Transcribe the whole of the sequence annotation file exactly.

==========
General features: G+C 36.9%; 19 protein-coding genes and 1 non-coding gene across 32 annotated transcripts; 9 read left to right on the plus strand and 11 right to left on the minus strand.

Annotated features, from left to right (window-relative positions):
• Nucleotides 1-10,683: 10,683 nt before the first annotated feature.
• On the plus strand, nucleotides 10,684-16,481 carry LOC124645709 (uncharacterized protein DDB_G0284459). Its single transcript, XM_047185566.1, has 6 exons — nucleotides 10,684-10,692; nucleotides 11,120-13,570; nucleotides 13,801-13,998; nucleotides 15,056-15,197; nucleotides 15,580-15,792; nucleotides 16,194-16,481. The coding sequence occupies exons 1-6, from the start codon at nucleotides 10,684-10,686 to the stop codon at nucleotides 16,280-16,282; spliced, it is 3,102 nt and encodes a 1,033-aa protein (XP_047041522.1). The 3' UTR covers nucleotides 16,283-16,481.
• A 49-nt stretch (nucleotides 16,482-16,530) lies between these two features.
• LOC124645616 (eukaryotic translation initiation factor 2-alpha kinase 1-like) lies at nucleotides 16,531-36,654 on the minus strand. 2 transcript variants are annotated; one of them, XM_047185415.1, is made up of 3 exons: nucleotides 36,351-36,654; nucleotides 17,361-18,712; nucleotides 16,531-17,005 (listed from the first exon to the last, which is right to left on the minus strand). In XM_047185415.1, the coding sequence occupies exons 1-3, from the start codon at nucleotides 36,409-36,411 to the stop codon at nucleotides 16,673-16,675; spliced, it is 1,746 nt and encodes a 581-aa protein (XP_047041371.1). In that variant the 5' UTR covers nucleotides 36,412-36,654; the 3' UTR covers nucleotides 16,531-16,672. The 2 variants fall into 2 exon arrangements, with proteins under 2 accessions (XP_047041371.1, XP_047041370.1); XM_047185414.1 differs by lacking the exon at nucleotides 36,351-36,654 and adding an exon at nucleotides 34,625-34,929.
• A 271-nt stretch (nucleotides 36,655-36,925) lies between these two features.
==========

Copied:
General features: G+C 36.9%; 19 protein-coding genes and 1 non-coding gene across 32 annotated transcripts; 9 read left to right on the plus strand and 11 right to left on the minus strand.

Annotated features, from left to right (window-relative positions):
• Nucleotides 1-10,683: 10,683 nt before the first annotated feature.
• On the plus strand, nucleotides 10,684-16,481 carry LOC124645709 (uncharacterized protein DDB_G0284459). Its single transcript, XM_047185566.1, has 6 exons — nucleotides 10,684-10,692; nucleotides 11,120-13,570; nucleotides 13,801-13,998; nucleotides 15,056-15,197; nucleotides 15,580-15,792; nucleotides 16,194-16,481. The coding sequence occupies exons 1-6, from the start codon at nucleotides 10,684-10,686 to the stop codon at nucleotides 16,280-16,282; spliced, it is 3,102 nt and encodes a 1,033-aa protein (XP_047041522.1). The 3' UTR covers nucleotides 16,283-16,481.
• A 49-nt stretch (nucleotides 16,482-16,530) lies between these two features.
• LOC124645616 (eukaryotic translation initiation factor 2-alpha kinase 1-like) lies at nucleotides 16,531-36,654 on the minus strand. 2 transcript variants are annotated; one of them, XM_047185415.1, is made up of 3 exons: nucleotides 36,351-36,654; nucleotides 17,361-18,712; nucleotides 16,531-17,005 (listed from the first exon to the last, which is right to left on the minus strand). In XM_047185415.1, the coding sequence occupies exons 1-3, from the start codon at nucleotides 36,409-36,411 to the stop codon at nucleotides 16,673-16,675; spliced, it is 1,746 nt and encodes a 581-aa protein (XP_047041371.1). In that variant the 5' UTR covers nucleotides 36,412-36,654; the 3' UTR covers nucleotides 16,531-16,672. The 2 variants fall into 2 exon arrangements, with proteins under 2 accessions (XP_047041371.1, XP_047041370.1); XM_047185414.1 differs by lacking the exon at nucleotides 36,351-36,654 and adding an exon at nucleotides 34,625-34,929.
• A 271-nt stretch (nucleotides 36,655-36,925) lies between these two features.